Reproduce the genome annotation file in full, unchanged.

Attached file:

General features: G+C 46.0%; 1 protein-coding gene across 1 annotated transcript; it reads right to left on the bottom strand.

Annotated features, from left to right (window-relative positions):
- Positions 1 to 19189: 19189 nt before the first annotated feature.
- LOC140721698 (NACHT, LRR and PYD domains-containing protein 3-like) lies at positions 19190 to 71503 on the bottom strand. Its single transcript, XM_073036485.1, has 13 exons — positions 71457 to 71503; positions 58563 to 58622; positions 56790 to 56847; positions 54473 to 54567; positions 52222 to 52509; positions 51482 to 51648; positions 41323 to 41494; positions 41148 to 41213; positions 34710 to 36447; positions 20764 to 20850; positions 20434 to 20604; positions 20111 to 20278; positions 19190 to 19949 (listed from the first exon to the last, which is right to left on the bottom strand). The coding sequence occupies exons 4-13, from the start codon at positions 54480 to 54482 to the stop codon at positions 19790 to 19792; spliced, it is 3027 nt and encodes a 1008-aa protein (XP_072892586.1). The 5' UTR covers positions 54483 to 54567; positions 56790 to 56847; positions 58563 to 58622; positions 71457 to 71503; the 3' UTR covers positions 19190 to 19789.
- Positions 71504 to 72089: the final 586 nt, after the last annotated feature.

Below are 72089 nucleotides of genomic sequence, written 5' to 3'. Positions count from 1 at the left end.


General features: G+C 46.0%; 1 protein-coding gene across 1 annotated transcript; it reads right to left on the bottom strand.

Annotated features, from left to right (window-relative positions):
- Positions 1 to 19189: 19189 nt before the first annotated feature.
- LOC140721698 (NACHT, LRR and PYD domains-containing protein 3-like) lies at positions 19190 to 71503 on the bottom strand. Its single transcript, XM_073036485.1, has 13 exons — positions 71457 to 71503; positions 58563 to 58622; positions 56790 to 56847; positions 54473 to 54567; positions 52222 to 52509; positions 51482 to 51648; positions 41323 to 41494; positions 41148 to 41213; positions 34710 to 36447; positions 20764 to 20850; positions 20434 to 20604; positions 20111 to 20278; positions 19190 to 19949 (listed from the first exon to the last, which is right to left on the bottom strand). The coding sequence occupies exons 4-13, from the start codon at positions 54480 to 54482 to the stop codon at positions 19790 to 19792; spliced, it is 3027 nt and encodes a 1008-aa protein (XP_072892586.1). The 5' UTR covers positions 54483 to 54567; positions 56790 to 56847; positions 58563 to 58622; positions 71457 to 71503; the 3' UTR covers positions 19190 to 19789.
- Positions 71504 to 72089: the final 586 nt, after the last annotated feature.

Below are 72089 nucleotides of genomic sequence, written 5' to 3'. Positions count from 1 at the left end.